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Python zipapp

Python zipapp web apps

What's a zipapp?

This concept is very much like .jar or .war archives in Java.

NOTE: The built .pyz zipapp can run on both Python 2 & 3 but you can only build .pyz zipapps with Python 3.5 or later.

Initial setup

There is a single subdirectory called flaskr in the beginning. It's an example Flask app that I'm going to package into a Python zipapp.

$ tree -L 2 --dirsfirst -F .
└── flaskr/  # Python package dir
    ├── flaskr/  # Flask app source code
    ├── README.rst
    ├── requirements.txt

2 directories, 3 files

Install to virtualenv

Now let's create a new Python virtual environment next to flaskr subdirectory and install Flask and gunicorn into the new virtual environment:

$ virtualenv -p python3 venv
$ source ./venv/bin/activate
$ pip install Flask gunicorn

Now there should be two subdirectories: flaskr and venv:

$ tree -L 1 --dirsfirst -F .
├── flaskr/
└── venv/

2 directories, 0 files

Install all dependencies to project directory

Let's create a new directory called app which will be packaged into a zipapp as a whole.

In order to create a zipapp you must have all dependencies installed in the same directory as your application source code (e.g our app directory), not in a virtualenv. I'm going to create a requirements.txt file to pin the versions of each installed dependent Python package that I've just installed in my virtualenv and then install all of them into the new app directory.

Alternatively, you could skip the virtualenv step and run pip install -t ./app Flask gunicorn if you don't want to pin versions.

$ mkdir app
$ cd app
$ pip freeze > requirements.txt
$ pip install -t . -r requirements.txt

Add application code

Let's copy our application code into the new app directory:

$ cp -r ../flaskr .

Or install it if you have a nice distributable Python package that has a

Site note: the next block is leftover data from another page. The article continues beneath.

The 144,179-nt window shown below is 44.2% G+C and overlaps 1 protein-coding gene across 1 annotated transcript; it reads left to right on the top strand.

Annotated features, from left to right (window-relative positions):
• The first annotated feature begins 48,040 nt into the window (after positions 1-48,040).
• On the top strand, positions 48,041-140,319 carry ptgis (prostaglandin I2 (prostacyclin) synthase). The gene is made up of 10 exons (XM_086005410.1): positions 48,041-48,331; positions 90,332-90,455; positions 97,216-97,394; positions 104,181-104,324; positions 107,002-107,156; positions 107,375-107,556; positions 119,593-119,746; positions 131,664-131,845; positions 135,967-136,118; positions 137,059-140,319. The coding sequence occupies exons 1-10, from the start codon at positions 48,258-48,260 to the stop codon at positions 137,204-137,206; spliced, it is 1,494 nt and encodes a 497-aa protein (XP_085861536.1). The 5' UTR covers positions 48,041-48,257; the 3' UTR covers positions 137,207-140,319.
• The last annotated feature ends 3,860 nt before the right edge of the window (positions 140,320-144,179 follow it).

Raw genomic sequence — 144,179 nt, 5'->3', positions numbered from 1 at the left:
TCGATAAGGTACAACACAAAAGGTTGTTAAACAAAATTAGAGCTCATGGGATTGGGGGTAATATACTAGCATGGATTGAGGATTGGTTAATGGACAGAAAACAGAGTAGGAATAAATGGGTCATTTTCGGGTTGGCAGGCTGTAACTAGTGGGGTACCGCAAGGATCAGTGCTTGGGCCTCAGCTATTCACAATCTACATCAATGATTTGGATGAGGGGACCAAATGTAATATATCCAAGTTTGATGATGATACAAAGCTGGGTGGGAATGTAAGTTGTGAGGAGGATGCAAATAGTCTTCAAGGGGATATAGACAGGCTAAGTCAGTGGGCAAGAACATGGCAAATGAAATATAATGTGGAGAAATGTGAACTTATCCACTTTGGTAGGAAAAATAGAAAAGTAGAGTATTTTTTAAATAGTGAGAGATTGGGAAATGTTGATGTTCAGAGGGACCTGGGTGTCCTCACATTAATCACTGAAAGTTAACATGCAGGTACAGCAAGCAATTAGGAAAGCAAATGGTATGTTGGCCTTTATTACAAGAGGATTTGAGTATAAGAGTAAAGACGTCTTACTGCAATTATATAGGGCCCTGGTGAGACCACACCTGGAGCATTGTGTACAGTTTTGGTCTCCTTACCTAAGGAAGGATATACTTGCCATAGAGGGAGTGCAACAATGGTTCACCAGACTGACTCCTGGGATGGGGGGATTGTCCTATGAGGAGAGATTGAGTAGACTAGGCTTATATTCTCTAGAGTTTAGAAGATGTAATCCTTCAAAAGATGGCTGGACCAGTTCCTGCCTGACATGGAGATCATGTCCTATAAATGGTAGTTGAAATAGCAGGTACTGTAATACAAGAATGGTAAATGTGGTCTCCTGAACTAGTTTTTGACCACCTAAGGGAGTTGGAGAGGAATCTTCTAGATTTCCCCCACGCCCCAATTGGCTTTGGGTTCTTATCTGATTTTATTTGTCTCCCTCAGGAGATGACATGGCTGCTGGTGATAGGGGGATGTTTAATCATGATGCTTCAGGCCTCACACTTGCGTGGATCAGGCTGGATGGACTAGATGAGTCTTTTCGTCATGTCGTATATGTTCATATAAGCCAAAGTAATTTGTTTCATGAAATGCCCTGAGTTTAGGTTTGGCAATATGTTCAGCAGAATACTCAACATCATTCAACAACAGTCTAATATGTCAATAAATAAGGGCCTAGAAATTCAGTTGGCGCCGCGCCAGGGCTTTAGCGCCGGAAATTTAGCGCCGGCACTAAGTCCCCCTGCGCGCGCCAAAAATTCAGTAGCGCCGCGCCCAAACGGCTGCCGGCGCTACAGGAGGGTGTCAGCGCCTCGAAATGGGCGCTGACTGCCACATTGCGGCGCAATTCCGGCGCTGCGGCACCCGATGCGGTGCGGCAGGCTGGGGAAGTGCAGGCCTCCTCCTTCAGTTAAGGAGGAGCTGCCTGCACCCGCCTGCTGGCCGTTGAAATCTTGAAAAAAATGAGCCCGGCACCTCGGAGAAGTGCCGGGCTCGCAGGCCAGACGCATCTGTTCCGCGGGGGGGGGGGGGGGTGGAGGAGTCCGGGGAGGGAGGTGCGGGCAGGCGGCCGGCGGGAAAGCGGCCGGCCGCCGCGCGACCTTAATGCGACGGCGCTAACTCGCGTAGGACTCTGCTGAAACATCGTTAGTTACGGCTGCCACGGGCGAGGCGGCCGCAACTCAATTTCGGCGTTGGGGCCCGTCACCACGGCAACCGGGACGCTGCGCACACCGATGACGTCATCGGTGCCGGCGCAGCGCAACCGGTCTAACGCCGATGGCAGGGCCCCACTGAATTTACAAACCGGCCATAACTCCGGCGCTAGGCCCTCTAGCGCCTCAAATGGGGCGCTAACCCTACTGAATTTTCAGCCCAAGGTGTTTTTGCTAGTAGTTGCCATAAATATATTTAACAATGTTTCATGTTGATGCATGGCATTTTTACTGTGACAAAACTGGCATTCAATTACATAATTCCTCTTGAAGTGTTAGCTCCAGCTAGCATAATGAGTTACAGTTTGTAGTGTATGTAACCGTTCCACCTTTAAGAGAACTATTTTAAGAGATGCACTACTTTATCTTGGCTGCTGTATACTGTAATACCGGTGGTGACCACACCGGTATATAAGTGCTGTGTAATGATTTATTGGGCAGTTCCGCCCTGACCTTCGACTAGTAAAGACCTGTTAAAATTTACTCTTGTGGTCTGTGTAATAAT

$ pip install -t . ../flaskr


To save disk space you can remove extra pip files and cache before creating a zipapp:

$ rm -rf ./__pycache__ ./*.dist-info
$ cd ..

Now your project should look like this.

$ tree -L 2 --dirsfirst -F .
├── app/
│   ├── click/
│   ├── flask/
│   ├── gunicorn/
│   ├── jinja2/
│   ├── markupsafe/
│   ├── werkzeug/
│   ├──
│   └── requirements.txt
├── flaskr/
│   ├── flaskr/
│   ├── flaskr.egg-info/
│   ├── venv/
│   ├── LICENSE
│   ├──
│   ├── README.rst
│   ├── requirements.txt
│   └──
└── venv/
    ├── bin/
    ├── include/
    ├── lib/
    └── pip-selfcheck.json

15 directories, 8 files

Create a .pyz app archive

Zipapp module command has this syntax:


I'm going to use gunicorn to serve my Flask app because it's pure Python and will work accross any supported platform without worrying about binary compilation (e.g. uwsgi).

When you run gunicorn command on the command line this is the entrypoint that gets called:

So the command line flag for my zipapp entrypoint will be -m ''.

I want to use Python 3 so I also set the interpreter with -p '/usr/bin/env python3'.

Let's run our zipapp command

$ python3 -m zipapp app -m '' -p '/usr/bin/env python3'

You should get an executable .pyz archive with all dependencies bundled inside:

$ ls -lh app.pyz
-rwxr--r--  1 user  user   4.0M Dec 18 09:38 app.pyz

$ file app.pyz
app.pyz: a /usr/bin/env python3 script executable (binary data)

Run the app from archive

In order to run my app I have to provide the entrypoint for gunicorn like I would run any WSGI Python app. In my case it's flaskr:app:

$ ./app.pyz flaskr:app
[2017-12-18 09:38:35 +0200] [39081] [INFO] Starting gunicorn 19.7.1
[2017-12-18 09:38:35 +0200] [39081] [INFO] Listening at: (39081)
[2017-12-18 09:38:35 +0200] [39081] [INFO] Using worker: sync
[2017-12-18 09:38:35 +0200] [39084] [INFO] Booting worker with pid: 39084

Hooray, it's running! 🎉

BONUS: Default entrypoint

Let's say I don't want to set my flaskr:app entrypoint each time I run the .pyz archive.

You can do that by creating a custom app entrypoint app/ with this content:

# -*- coding: utf-8 -*-
import sys
from import run

The repackage your app

$ python3 -m zipapp app -p '/usr/bin/env python3'

And run it

$ ./app.pyz
[2017-12-18 13:35:30 +0200] [44258] [INFO] Starting gunicorn 19.7.1
[2017-12-18 13:35:30 +0200] [44258] [INFO] Listening at: (44258)
[2017-12-18 13:35:30 +0200] [44258] [INFO] Using worker: sync
[2017-12-18 13:35:30 +0200] [44261] [INFO] Booting worker with pid: 44261
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DrKraw commented Feb 19, 2018

Can this be done with a Django application?

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lukassup commented Apr 2, 2018

I think it should work for Django as well. Django provides WSGI entrypoints just like Flask so you can point Gunicorn to them.

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Abdur-rahmaanJ commented Jan 16, 2020

Do you have the demo project somewhere? Thanks

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